By Mónica Delgado

The conception and perception of time that the young filmmaker Bi Gan proposed in his first feature Kaili Blues, is prolonged in an oneiric state in his new work, presented in Un Certain Regard at Cannes. A disperse search of a woman becomes a treaty on memory and how is it conceived, as an illusion, nightmare or, as one of the characters says in a part of the film, as dreams that couldn’t come true. In long day’s journey into night, Bi Gan returns in a formidable way, to some motifs of his last feature: time and the unavoidable figure of the clock, interior that shelter ghost or stylized beings, and a character that returns to look for a being of the past from the discomfort of that something which can’t be caught.

Long day’s journey into night is, before all, a sensory experience, because everything is conducted by atmospheres, impressions, moods, that are concatenated in the search of a man who returns to his hometown after the death of his father. This mourning also detonates the desire of looking for a woman who abandoned him years ago, of whom he keeps only daydreams that materialize themselves with feminine characters that cross his way.

There’s no way that this trip would be narrated in a realist way in Bi Gan’s eyes. For the filmmaker, the imaginary of dreaming is the only way to recover the past or look for it, building an imaginary of the circularity of time, from its fragments or from the magical irruption of being or situations that achieve this circular effects, which he picks up through elaborated sequence shots, something that is usual in his cinema. If maybe we were willing to expect the sequence shot as a trademark of Bi Gan, this time he managed to do it from the depth of field that 3D allows. The long voyage through the night could only be conceived from a 45-minute sequence shot, which includes a trip in a Vespa, the crossing of a river in an improvised cableway and walks through passages that imitate the texture of nightmares. But also, it is here where Bi Gan adds the meta-textual quota of cinema inside cinema, a sense of timing inside time, since the 3D irrupts when the character puts on the glasses inside a film projection, which we’ll also see as spectators. “I was in the movies, and suddenly I’m here, in this place”, says the character, while we drift off in this descent to a ghost town, or to the mind which is dreaming and ruling the screen.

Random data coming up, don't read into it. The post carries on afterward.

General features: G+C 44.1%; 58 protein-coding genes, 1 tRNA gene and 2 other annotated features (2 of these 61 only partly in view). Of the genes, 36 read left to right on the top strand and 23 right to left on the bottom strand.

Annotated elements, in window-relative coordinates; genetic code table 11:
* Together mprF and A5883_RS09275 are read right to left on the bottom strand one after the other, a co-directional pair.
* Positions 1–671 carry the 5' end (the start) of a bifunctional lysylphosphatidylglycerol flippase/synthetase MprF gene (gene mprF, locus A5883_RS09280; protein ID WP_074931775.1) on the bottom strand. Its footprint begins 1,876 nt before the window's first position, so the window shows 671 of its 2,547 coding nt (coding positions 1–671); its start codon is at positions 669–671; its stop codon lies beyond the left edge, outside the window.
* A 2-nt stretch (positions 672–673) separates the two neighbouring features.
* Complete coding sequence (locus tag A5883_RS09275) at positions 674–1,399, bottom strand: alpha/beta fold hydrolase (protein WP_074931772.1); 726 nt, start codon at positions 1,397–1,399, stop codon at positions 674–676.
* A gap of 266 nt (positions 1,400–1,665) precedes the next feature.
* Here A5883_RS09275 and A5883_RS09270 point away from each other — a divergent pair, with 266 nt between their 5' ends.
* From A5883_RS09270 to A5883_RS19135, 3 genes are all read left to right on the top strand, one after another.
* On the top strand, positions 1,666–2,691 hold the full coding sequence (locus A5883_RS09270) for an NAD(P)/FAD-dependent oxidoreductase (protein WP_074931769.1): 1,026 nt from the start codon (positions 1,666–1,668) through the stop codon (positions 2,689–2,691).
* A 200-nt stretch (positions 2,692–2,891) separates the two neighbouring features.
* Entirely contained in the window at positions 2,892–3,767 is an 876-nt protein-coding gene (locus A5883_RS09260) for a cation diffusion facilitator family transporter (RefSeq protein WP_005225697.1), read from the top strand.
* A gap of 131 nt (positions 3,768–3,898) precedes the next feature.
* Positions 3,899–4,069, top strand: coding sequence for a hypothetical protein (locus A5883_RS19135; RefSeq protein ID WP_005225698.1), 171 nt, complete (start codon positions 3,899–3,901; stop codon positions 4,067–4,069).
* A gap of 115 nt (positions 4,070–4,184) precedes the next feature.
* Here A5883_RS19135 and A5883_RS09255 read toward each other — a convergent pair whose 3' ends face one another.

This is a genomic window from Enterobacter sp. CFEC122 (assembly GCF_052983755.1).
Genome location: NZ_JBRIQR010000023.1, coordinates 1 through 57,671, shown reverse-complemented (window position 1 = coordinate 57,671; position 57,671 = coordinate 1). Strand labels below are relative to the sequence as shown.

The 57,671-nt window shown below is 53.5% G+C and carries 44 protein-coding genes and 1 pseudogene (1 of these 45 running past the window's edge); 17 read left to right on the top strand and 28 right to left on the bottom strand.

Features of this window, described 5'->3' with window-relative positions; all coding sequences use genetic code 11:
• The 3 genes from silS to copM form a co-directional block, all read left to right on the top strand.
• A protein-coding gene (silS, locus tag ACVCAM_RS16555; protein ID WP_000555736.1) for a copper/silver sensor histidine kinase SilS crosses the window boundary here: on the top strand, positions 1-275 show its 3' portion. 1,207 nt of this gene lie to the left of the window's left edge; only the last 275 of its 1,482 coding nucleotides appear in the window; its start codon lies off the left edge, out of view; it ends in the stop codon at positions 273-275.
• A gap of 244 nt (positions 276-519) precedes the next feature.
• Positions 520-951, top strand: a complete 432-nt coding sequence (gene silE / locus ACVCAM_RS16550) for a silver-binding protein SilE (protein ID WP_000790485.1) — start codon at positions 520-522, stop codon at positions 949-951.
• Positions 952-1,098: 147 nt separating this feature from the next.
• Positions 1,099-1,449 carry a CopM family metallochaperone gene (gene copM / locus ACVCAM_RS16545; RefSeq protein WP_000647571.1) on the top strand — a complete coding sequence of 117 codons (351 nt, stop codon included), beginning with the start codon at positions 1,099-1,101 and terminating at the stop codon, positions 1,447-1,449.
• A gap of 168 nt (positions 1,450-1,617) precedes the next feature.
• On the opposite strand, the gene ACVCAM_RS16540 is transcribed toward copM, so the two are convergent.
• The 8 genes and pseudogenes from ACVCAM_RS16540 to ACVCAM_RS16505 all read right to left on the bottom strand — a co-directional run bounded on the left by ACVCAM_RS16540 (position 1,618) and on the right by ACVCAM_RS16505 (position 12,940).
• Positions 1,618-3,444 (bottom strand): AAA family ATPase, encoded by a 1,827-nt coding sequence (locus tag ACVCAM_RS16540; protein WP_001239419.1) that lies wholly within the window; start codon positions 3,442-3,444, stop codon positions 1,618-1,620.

Kaili Blues marked a style and put Bi Gan’s name among the new promises of recent cinema. With this new film, we confirm the mastery with which he elaborates his oneiric universes, creating an aesthetic of the circularity of time. There’s no doubt that this is one of the jewels of this festival, and the first masterpiece of the season.

Un Certain Regard
Producers: Shan Zuolong, Charles Gillibert
Director: Bi Gan
Script: Bi Gan, Dong Jinsong
Production Designer: Yao Hung-I
Editng: Qin Yanan
Cast: Tang Wei, Sylvia Chang, Huang Jue
China, 2018, 110 minutes